Thermally modified timber treated with methacrylate
2018 - IRG/WP 18-40849
Thermally modified timber (TMT) from Scots pine sapwood similar to Thermo-D quality was impregnated with methacrylate resin by the hot-and-cold method and subsequently cured at elevated temperatures. The results showed that methacrylate resin could be used to reduce colouring of painted TMT wood during accelerated weathering probably by hindering the migration of extractives. The resin itself did not reduce greying of the unpainted wood. Hardness was only slightly improved by treatment with the resin probably due to a higher density of the material. Formation of blisters occurred but was reduced by treatment with the resin. Resistance to mould growth by a mixture of Aureobasidium pullulans, Cladosporium cladosporioides, Aspergillus versicolor, Penicillium purpurogenum was performed by applying EN-15457:2014. Treatment with methacrylic resin hindered the colonisation of the three last mould fungi.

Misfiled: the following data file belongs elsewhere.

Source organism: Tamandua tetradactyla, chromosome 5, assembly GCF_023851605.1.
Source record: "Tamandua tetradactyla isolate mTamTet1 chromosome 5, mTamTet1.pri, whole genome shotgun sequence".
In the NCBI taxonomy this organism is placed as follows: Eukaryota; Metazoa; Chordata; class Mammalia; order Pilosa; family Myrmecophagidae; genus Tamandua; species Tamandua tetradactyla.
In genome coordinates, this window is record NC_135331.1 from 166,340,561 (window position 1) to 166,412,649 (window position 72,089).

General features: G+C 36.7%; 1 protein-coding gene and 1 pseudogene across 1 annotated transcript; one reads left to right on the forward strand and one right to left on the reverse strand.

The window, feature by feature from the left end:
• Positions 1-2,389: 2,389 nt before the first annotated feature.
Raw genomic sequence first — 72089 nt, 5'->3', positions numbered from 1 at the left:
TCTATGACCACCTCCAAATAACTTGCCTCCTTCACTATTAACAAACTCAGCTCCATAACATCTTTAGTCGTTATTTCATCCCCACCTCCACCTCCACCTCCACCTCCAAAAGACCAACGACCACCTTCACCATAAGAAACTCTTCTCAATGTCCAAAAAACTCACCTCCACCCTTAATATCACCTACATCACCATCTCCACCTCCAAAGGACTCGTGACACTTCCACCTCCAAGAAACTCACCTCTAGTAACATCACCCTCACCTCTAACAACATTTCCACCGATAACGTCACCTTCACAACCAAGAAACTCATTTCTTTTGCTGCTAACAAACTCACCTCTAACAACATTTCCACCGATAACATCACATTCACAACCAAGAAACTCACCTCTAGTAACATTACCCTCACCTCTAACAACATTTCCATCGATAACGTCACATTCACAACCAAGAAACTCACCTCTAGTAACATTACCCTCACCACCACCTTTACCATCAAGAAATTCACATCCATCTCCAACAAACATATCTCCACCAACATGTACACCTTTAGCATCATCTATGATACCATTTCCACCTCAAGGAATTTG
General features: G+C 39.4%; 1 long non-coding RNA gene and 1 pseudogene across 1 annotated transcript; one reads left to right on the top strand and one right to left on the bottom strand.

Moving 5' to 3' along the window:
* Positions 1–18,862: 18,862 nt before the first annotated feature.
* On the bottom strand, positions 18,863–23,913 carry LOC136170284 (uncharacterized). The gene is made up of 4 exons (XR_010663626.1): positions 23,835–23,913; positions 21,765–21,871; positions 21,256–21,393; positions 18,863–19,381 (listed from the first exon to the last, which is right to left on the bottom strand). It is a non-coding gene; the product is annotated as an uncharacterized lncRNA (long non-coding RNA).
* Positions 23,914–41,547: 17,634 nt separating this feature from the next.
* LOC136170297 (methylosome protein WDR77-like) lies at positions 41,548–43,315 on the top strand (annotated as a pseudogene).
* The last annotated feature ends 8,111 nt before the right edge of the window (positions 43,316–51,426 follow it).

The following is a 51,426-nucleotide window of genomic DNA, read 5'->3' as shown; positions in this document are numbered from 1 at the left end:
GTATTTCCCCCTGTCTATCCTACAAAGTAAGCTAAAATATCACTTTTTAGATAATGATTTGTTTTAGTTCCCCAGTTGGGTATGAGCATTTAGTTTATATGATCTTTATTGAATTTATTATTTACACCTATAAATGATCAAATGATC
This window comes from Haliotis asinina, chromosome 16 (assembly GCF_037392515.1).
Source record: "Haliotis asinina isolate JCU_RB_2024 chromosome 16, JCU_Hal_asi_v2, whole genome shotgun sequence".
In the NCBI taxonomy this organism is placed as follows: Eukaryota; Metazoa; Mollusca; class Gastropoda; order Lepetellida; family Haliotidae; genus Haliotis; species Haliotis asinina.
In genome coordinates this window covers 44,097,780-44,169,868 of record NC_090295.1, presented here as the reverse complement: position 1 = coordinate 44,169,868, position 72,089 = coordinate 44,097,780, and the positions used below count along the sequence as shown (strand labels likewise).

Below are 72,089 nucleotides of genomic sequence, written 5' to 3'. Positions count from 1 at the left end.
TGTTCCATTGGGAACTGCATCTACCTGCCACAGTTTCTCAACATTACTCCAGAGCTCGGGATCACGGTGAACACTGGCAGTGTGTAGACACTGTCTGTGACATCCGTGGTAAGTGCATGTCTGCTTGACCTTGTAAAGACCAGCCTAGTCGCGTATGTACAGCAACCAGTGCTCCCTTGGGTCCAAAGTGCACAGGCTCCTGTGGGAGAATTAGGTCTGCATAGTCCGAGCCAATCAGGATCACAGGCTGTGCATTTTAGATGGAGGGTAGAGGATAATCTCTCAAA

O Karlsson, O Myronycheva, DJones, D Elustondo, D Sandberg